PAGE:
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Linux Tutorial
   ---- Introduction to Operating Systems  


Linux Tutorial

Table of Contents

Introduction to Operating Systems
This section provides an introduction to basic operating system principles from a Linux perspective. We talk about processes, files and directories and the basics of how a user interacts with the system.
Linux Basics
This section provides an overview of Linux as an operating system and as a product. We discuss the key components of what goes into the Linux operating system, as well as the key packages that make up the more common distributions.
Working With the System
In this section we talk about user interaction with the system, primarily from the command line. We go into the basics of how the system perceives the input and how it reacts.
Shells and Utilities
Here we talk in detail about the traditional way users interact with the system: the shell. We discuss some of the more common utilities and how they can interact with the shell.
Editing Files
This section covers four of the most common methods of editing or manipulating files: the vi editor, awk, sed and perl.
Basic Administration
In this section we talk about the basics of system administration. We discuss user accounts, printing, starting and stopping the system, making backups and other basic administrative tasks.
The Operating System
This section is a more detailed description of the Linux operating system. We go into the internal of the kernel, files and filesystems, and device nodes.
The X Windowing System
Here we go into the basics of the X Windowing System. This forms the basis of all GUIs, such as KDE and Gnome.
The Computer Itself
This section talks about the computer hardware and peripherals. We also cover how Linux interacts with the hardware.
Networking
This section covers general network principles, including how TCP/IP works. We also go into DNS, NFS and Samba.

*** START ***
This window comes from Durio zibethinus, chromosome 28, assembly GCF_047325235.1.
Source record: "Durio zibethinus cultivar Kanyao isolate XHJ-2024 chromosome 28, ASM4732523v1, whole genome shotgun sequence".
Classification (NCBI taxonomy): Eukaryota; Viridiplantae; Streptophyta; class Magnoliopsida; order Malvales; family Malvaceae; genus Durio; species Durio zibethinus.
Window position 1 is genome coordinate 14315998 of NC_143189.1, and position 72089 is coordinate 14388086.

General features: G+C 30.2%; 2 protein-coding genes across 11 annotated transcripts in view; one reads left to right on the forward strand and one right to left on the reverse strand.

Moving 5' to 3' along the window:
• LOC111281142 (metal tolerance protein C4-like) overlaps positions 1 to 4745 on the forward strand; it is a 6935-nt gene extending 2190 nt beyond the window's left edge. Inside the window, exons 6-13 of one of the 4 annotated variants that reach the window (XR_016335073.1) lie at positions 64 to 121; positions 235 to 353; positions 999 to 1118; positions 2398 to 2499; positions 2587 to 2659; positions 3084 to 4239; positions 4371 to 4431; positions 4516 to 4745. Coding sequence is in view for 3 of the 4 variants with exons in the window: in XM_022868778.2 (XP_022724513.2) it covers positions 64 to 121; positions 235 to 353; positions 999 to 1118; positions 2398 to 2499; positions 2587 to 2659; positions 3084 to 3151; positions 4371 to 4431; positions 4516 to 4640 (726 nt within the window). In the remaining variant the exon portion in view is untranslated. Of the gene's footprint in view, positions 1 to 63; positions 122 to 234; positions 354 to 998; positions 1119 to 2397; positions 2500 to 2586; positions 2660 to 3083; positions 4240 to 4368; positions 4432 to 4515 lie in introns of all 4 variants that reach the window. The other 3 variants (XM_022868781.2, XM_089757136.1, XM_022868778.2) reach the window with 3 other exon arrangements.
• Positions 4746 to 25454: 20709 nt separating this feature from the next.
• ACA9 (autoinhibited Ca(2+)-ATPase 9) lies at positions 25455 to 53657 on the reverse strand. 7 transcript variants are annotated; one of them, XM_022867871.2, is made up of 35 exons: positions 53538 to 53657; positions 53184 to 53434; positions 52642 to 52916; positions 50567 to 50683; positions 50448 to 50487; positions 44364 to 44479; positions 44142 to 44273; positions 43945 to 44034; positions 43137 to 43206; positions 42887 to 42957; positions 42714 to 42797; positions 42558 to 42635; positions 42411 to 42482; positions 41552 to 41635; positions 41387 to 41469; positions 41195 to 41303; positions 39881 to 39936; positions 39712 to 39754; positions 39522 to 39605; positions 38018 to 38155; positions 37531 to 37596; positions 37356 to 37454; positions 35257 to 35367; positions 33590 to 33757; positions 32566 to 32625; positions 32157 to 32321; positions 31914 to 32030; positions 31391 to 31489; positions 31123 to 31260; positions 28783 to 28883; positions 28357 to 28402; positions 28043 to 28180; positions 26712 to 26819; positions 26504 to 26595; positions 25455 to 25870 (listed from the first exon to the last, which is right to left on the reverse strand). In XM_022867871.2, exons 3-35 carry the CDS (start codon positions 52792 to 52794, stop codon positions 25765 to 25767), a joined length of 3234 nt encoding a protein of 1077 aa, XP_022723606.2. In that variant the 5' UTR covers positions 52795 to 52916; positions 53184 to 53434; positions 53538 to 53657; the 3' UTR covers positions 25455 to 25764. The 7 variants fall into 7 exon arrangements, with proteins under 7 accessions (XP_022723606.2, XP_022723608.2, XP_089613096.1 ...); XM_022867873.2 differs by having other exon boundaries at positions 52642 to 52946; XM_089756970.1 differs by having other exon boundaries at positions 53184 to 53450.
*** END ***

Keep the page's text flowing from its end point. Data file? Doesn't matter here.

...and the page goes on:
System Monitoring
In this section, we talk about the various tools to find out about how your system is configured and what it is doing at the moment.
Solving Problems
Here we go through many different aspects of solving problems on your systems. We cover the whole spectrum, from solving problems yourself, to getting help from other sources.
Security
In the security section, we talk about protecting your system. This ranges from making sure you use good passwords, to official laws and guidelines.
Installing and Upgrading
Although newer distributions are typically "start-n-go" in terms of installation, this section talks about many of the issues that you can encounter, which would give you problems during an install or upgrade.
Linux and Windows
This section discusses the topics concerning Linux and Windows together. This includes information which helps you upgrade from Windows systems to Linux, dual-booting Windows and Linux, sharing resources, virtual machines and remote display and beyond.

A quick introduction to using this site

This site is intended as a tutorial, not as step-by-step instructions or a place to provide you links to every other Linux site on the Internet. The material here is based on my book Linux User's Resource, with a great many additions and I continue to add to the site almost daily. Considering the scope of this information, it is possible (if not likely) that there are mistakes in here. I am working on this site pretty much alone and when time permits. I would greatly appreciate any corrections or comments you might have. Even if you have something to say about the layout, appearance, navigation, or anything else on the system, let me know what you think!

Sometimes the spacing of paragraphs doesn't look right. This typically will happen when there is a "Did You Know" entry right next to a short paragraph. I am working on ways to avoid this, but in the meantime some paragraphs may look at little odd. Sorry.

There seems to be a problem with Netscape 4.x and Overlib. In fact, there seems to be a problem with Netscape, in general. Some of the things I could correct. However, the popups don't seem to work correctly with Netscape. I am working on it.

For more details about this site and using it, please look at the FAQ.

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Copyright 2002-2009 by James Mohr. Licensed under modified GNU Free Documentation License (Portions of this material originally published by Prentice Hall, Pearson Education, Inc). See here for details. All rights reserved.
  
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